Instead of “cyclists,” people biking. Instead of “accident,” collision. Instead of “cycletrack,” protected bike lane.
It can come off as trivial word policing. But if you want proof that language shapes thoughts, look no further than Seattle—where one of the country’s biggest bikelashes has turned decisively around in the last four years.
For a while in 2010 and 2011, the three-word phrase “war on cars,” which had risen to prominence in Rob Ford’s Toronto and spread to Seattle in 2009, threatened to poison every conversation about improving bicycling in the city.
Eleven characters long and poetic in its simplicity, the phrase could pop easily into any headline or news spot about transportation changes.
“It’s one of those ideas that makes a lot of sense if you don’t think about it too hard,” says Tom Fucoloro, publisher of Seattle Bike Blog. “Like, Yeah, cars should get more lanes!”
For several years, instead of arguing about whether biking, walking or riding transit should be improved, the city was arguing about whether driving should be made worse. A winning issue had become a losing one.
Things got so bad that The Stranger, an altweekly Seattle newspaper that supports biking investments, declared in a not-quite-joking cover story: “Okay, Fine, It’s War.”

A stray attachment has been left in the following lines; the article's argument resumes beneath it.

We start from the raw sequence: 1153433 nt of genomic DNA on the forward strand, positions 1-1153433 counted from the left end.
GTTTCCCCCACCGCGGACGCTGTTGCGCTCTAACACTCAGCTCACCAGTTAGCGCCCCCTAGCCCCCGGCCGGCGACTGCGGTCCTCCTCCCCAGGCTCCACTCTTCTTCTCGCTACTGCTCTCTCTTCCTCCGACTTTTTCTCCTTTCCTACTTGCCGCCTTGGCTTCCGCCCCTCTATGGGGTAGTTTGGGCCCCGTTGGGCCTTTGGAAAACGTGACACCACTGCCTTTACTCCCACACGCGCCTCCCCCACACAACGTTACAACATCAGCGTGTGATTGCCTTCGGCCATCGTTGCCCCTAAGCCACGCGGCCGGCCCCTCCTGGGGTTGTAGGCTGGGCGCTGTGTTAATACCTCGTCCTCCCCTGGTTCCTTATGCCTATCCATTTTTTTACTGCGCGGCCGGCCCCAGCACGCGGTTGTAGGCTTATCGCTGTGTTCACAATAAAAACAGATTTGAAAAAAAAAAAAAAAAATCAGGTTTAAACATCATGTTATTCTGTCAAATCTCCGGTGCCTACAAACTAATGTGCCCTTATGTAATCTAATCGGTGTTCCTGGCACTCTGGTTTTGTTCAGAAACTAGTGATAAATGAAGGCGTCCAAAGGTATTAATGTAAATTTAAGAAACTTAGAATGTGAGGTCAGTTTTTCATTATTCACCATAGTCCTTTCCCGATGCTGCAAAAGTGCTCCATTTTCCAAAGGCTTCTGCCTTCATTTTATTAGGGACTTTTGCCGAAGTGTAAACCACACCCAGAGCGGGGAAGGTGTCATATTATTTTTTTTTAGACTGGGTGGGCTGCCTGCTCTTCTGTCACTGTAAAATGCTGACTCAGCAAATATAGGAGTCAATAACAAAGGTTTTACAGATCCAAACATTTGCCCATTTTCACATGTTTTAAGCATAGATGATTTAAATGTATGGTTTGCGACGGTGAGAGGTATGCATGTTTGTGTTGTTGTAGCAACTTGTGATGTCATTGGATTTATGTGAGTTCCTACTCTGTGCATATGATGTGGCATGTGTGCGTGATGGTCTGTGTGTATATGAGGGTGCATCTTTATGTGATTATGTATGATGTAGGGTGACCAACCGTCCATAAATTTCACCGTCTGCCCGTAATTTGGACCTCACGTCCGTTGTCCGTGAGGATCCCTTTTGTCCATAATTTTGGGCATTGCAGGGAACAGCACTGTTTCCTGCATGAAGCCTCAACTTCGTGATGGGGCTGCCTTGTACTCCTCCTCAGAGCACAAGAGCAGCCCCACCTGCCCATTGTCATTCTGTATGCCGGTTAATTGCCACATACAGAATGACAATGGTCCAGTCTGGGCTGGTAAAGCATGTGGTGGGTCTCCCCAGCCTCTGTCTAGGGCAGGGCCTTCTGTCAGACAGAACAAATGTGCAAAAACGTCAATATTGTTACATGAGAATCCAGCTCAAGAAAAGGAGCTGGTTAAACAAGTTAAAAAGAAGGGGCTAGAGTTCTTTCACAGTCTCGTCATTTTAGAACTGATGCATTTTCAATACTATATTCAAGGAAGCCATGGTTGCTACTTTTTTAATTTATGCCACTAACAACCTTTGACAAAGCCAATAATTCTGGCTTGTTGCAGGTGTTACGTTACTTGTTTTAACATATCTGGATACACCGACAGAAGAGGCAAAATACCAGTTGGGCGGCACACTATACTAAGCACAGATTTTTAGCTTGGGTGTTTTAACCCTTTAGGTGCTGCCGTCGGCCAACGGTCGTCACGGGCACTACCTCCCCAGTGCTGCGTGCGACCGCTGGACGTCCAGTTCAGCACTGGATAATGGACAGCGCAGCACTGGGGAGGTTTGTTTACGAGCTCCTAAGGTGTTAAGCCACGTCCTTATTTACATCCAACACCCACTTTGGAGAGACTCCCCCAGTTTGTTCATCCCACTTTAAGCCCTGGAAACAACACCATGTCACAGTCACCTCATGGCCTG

Today, the phrase seems to have receded from Seattle’s public life. And now the pro-bike, pro-transit policies championed by former Mayor Mike McGinn and continued by his successor Ed Murray are bearing fruit.
The city has lined up one of the most ambitious protected bike lane building schedules in the country. A public bike sharing system launched last fall. Jobs and residential construction are booming along Seattle’s new streetcar line. No major city in the country is growing faster.
This week, Seattle’s KING-TV devoted three minutes to a triumphant catalog of the city’s transportation accomplishments: falling congestion, rising bus frequencies, 20 miles of new bike lanes and paths this year.
Though there were many forces behind the turn of Seattle’s tide—the “war on cars” phrase in particular faded after McGinn lost his reelection bid in 2013—no single organization has more to do with the city’s new language than a tiny nonprofit group called Seattle Neighborhood Greenways (SNG).
A new nonprofit spreads a new vocabulary
SNG was founded in 2011, the year the “war on cars” meme peaked. Their goal: to advocate for a citywide network of low-traffic local streets, modeled on similar systems in Vancouver and Portland, that could be optimized for biking, walking and running.
Though the group made no secret of their biking advocacy, they didn’t brand themselves as biking advocates. They branded themselves as neighborhood advocates. Executive Director Cathy Tuttle, unable to manage every project citywide, deputized advocates around the city to speak as “Fremont Greenways,” “Kirkland Greenways,” and so on.
Together, the groups fought bad language with good language.